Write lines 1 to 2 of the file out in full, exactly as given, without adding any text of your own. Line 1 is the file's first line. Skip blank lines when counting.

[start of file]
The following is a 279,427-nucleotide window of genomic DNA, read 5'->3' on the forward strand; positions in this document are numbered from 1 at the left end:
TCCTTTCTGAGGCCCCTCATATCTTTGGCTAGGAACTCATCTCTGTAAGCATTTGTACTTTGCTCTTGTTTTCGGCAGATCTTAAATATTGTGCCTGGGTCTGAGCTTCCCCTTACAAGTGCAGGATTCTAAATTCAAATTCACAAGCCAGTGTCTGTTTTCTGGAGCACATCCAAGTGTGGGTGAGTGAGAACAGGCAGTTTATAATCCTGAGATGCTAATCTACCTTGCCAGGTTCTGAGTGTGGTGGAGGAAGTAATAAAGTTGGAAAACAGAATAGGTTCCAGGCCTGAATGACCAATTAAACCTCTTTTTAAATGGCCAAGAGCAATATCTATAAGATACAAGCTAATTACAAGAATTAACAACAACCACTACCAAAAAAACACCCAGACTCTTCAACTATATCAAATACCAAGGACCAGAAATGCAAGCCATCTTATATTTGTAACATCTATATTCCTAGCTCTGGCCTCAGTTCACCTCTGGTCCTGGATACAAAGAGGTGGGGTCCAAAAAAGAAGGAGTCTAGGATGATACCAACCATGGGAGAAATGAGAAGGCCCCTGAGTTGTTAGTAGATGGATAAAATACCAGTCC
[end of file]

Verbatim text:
The following is a 279,427-nucleotide window of genomic DNA, read 5'->3' on the forward strand; positions in this document are numbered from 1 at the left end:
TCCTTTCTGAGGCCCCTCATATCTTTGGCTAGGAACTCATCTCTGTAAGCATTTGTACTTTGCTCTTGTTTTCGGCAGATCTTAAATATTGTGCCTGGGTCTGAGCTTCCCCTTACAAGTGCAGGATTCTAAATTCAAATTCACAAGCCAGTGTCTGTTTTCTGGAGCACATCCAAGTGTGGGTGAGTGAGAACAGGCAGTTTATAATCCTGAGATGCTAATCTACCTTGCCAGGTTCTGAGTGTGGTGGAGGAAGTAATAAAGTTGGAAAACAGAATAGGTTCCAGGCCTGAATGACCAATTAAACCTCTTTTTAAATGGCCAAGAGCAATATCTATAAGATACAAGCTAATTACAAGAATTAACAACAACCACTACCAAAAAAACACCCAGACTCTTCAACTATATCAAATACCAAGGACCAGAAATGCAAGCCATCTTATATTTGTAACATCTATATTCCTAGCTCTGGCCTCAGTTCACCTCTGGTCCTGGATACAAAGAGGTGGGGTCCAAAAAAGAAGGAGTCTAGGATGATACCAACCATGGGAGAAATGAGAAGGCCCCTGAGTTGTTAGTAGATGGATAAAATACCAGTCC